Saturday is not a tutoring day, so we have some options. Shangazi has asked that we take some photos of all the children; Matt and Sarah S, having some photographic experience, volunteer to help. We decide to do half the children each on 2 Saturdays, to lower the psychological pressure to get everyone done. This week it’s the girls, who are all dressed up in their Sunday best, with hair neatly braided (for those whose hair is long enough to braid). They decide to shoot behind Shangazi’s house, where there’s a newly installed stone walkway by a flowering hedge, with good sun. They’ll make very nice photos.
We’re also doing home visits today. Tanzanians love to have visitors in their homes, and several folks here on the staff or at church have volunteered to have a group of us in. We’ll get to see how they live and to practice a little Swahili. One thing about these visits that Americans find odd is that in this culture, the key requirement is that the guest be physically comfortable—a place to sit, and maybe something to drink. Conversation is all right, but not necessary. So while Americans feel the need to keep the conversation going—which is a little difficult, given the state of our Swahili—the Tanzanians are fine with just sitting quietly together. Should be an interesting experience. One group of 3—Caitlin, Josalyn, and Sarah M—is going out this morning; 3 other groups are going this afternoon.
Some of those 3 other groups, having the morning free, decide on a trip into town, mostly to use the bandwidth at the hotel coffee shop. We call a taxi, and at 10 am Asher, Hannah, Kaleigh, Nathanael, Sarah B, and I set off on a little adventure. At the last minute Matt and Sarah S, who have finished the photography job unexpectedly early, join us. The taxi is a new Toyota minivan with plush seats; I tell the driver that this is undoubtedly the nicest taxi I have ever ridden in, anywhere in the world.
He drops us at the bank, where most of us hit the ATM. He’ll return to pick us up at the hotel a little after 12. I walk the crew over to the hotel and set them up with Wi-Fi in the coffee shop. Then it’s off to get some work done. One of Tumaini’s night watchmen’s rechargeable flashlights has died, and Shangazi has asked if I can find another one. They want the rechargeable kind, either plug-in or solar, to avoid the high cost of batteries. On the way to the bank I noticed a shop that advertises all kinds of electrical stuff, so I walk over there and show them the old flashlight. “No, we don’t have anything like that.” “Do you know anyone who might?” “Lasoakncl.” “Could you say that again?” “ALWEJFBLHR.” “Can you tell me how to get there?” “Down the road toward the market. You can’t miss it.” Well. That’s not going to work. I do a couple of other tasks while I’m out and then report back to the coffee shop, where the 7 kids have 2 booths and are absolutely massacring (is that a word? now it is) the bandwidth with downloads. I figure I have 30 minutes, maybe an hour before the driver comes back. Upload all the journal articles in just few minutes, then start working on the backlog of photos. I’m within 4 days of being caught up when the taxi arrives and we all jump in. I tell him what the guy said at the electrical shop, and that the name of the place sounded like “Majesty” to me. Off to U-Turn, every westerner’s favorite grocery store. The kids all load up on snack food, and then back to the waiting taxi. The driver goes a different way, and within minutes we’re parked in front of Manjis Key. He says, “This is the place.” Wow. Top-notch service.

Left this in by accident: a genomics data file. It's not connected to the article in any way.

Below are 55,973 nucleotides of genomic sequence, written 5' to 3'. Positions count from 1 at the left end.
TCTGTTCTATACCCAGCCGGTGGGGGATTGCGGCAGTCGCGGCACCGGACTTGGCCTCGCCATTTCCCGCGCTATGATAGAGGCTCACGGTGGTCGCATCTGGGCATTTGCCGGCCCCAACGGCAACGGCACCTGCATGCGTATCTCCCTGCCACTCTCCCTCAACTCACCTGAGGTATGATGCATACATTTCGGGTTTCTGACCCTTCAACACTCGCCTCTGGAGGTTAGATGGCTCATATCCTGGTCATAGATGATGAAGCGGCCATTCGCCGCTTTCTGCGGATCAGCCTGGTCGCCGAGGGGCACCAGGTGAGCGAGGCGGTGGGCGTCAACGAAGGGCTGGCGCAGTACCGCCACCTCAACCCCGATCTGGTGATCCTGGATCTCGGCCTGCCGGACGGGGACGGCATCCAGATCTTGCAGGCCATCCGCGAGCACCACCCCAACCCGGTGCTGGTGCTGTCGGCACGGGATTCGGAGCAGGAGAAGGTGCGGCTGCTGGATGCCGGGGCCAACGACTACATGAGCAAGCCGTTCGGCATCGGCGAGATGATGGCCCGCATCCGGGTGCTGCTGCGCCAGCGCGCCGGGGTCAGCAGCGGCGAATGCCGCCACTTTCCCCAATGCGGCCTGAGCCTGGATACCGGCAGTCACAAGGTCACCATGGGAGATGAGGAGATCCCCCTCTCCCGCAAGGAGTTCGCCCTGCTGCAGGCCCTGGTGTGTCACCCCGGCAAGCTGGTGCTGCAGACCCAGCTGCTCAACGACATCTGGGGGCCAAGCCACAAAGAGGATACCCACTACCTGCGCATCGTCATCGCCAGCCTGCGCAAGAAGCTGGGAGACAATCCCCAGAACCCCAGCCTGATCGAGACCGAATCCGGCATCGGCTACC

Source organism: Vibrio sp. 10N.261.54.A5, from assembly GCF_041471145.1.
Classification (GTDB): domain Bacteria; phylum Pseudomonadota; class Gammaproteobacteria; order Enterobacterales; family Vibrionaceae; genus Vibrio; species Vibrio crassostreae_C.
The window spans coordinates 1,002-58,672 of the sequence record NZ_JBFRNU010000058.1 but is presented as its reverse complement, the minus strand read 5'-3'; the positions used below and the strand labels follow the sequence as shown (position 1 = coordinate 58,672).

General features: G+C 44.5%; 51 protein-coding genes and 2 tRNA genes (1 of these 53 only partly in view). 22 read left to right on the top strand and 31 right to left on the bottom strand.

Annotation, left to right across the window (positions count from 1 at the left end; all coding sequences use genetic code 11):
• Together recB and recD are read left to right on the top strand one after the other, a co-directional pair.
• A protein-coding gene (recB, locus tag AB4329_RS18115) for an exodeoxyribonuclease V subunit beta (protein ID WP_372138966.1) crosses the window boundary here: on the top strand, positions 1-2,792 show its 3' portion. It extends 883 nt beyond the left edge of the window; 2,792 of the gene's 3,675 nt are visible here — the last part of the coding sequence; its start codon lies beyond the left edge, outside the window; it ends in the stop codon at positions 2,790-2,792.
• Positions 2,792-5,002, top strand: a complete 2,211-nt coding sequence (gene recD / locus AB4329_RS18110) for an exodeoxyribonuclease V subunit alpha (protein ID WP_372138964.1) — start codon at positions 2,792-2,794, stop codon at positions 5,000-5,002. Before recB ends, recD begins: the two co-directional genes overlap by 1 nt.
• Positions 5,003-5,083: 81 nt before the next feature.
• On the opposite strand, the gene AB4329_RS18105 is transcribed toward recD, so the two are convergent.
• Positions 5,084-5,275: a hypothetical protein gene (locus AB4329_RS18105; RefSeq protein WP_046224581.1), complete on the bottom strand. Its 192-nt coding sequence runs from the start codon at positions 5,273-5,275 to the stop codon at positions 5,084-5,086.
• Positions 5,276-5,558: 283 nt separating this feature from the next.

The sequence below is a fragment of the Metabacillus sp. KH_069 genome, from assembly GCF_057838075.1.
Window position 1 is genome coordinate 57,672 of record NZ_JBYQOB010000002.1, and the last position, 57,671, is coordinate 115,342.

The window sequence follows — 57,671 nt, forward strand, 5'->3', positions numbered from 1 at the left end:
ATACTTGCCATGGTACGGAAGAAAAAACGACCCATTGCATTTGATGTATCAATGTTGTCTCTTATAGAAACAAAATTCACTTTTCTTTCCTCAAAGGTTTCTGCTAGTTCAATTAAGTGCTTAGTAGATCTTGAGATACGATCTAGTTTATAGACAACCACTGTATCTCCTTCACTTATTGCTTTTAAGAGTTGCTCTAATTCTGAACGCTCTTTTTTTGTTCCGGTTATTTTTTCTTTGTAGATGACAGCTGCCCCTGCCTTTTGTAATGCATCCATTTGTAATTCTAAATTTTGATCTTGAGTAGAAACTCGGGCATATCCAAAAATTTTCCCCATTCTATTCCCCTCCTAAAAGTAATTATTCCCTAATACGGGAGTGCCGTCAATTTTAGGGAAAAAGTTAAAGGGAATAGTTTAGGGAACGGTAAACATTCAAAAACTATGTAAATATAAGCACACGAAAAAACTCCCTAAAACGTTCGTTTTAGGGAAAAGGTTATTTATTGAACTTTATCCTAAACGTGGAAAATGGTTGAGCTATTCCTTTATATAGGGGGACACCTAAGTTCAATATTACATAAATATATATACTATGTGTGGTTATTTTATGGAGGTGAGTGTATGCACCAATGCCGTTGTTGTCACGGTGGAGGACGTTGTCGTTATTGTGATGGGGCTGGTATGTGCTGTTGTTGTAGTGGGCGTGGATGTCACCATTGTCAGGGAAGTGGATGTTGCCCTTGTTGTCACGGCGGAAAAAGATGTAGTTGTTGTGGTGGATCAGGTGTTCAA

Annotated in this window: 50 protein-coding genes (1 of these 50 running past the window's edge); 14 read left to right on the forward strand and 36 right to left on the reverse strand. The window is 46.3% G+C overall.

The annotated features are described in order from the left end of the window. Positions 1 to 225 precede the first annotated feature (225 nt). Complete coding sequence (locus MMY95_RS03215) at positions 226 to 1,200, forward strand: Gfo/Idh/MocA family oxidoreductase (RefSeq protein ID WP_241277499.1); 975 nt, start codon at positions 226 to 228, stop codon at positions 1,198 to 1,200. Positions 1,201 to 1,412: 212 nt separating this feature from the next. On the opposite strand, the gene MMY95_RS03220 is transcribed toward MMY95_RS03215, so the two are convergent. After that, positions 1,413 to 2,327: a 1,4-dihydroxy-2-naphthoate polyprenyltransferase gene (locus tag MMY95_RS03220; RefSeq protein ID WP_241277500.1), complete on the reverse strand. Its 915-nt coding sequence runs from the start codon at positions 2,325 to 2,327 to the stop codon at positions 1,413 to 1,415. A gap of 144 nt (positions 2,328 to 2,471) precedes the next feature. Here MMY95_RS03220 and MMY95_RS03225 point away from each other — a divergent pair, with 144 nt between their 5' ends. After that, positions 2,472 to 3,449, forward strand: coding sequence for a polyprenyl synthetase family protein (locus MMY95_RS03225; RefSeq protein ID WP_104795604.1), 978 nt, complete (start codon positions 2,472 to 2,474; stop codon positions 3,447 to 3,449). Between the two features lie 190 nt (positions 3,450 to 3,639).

I walk into the place, where there’s a small lobby facing a large grilled-off area with two windows, a bit like the old-fashioned banks. A woman motions me up to her window, and I show her the old flashlight. “Do you have torches like this, rechargeable?” It sounds like she says, “Come on back,” but that can’t be right. I watch her carefully, and then a buzzer rings at the door to my left. Well, maybe she really did say what I thought I heard. So I push the door open, tentatively; she expresses no consternation, so I walk into the back, behind where she’s standing. There’s a large desk there, in front of the largest wall display of Makita power tools I’ve ever seen, at which (desk) is seated an Indian man about my age. He is talking non-stop to employees, pointing one in this direction and another in that. He is clearly the Madman at the Middle of the Mayhem. The lady points me to a chair in front of his desk, where he gives no notice of me and keeps giving orders. A woman appears outside the grill, apparently wanting to sell him some yams. My friend passes a yam back to him; he examines its cut end closely. “No. I want fresh,” he says, handing it back.
Eventually he turns to me, and I hand him the old flashlight. He nods, then barks at an employee. I sit quietly, highly amused at all the activity swirling around me. In a few minutes the employee is back with 3 different models that would all make good replacements. I examine them and choose the one with the most LEDs. “Bei gani? [How much?]” I ask her. She points to MMM, who is in the middle of an animated conversation (that’s apparently the only kind he has) with a muscular young African. After a few minutes he concludes and turns to me. “9, 6 [9,600 shillings]. But for you, 8, 5.” “Asante sana [thank you very much]!” I drop a piece of the old flashlight on the floor, and as I bend over to pick it up, everything falls out of my shirt pocket. I pick everything up, and he notices my pen. “Here, let me give you another pen.” It’s inscribed “Manjis Key Specialist” with a mailing address, phone numbers, and email address. I highly recommend them to all my friends whenever they happen to be in Mwanza.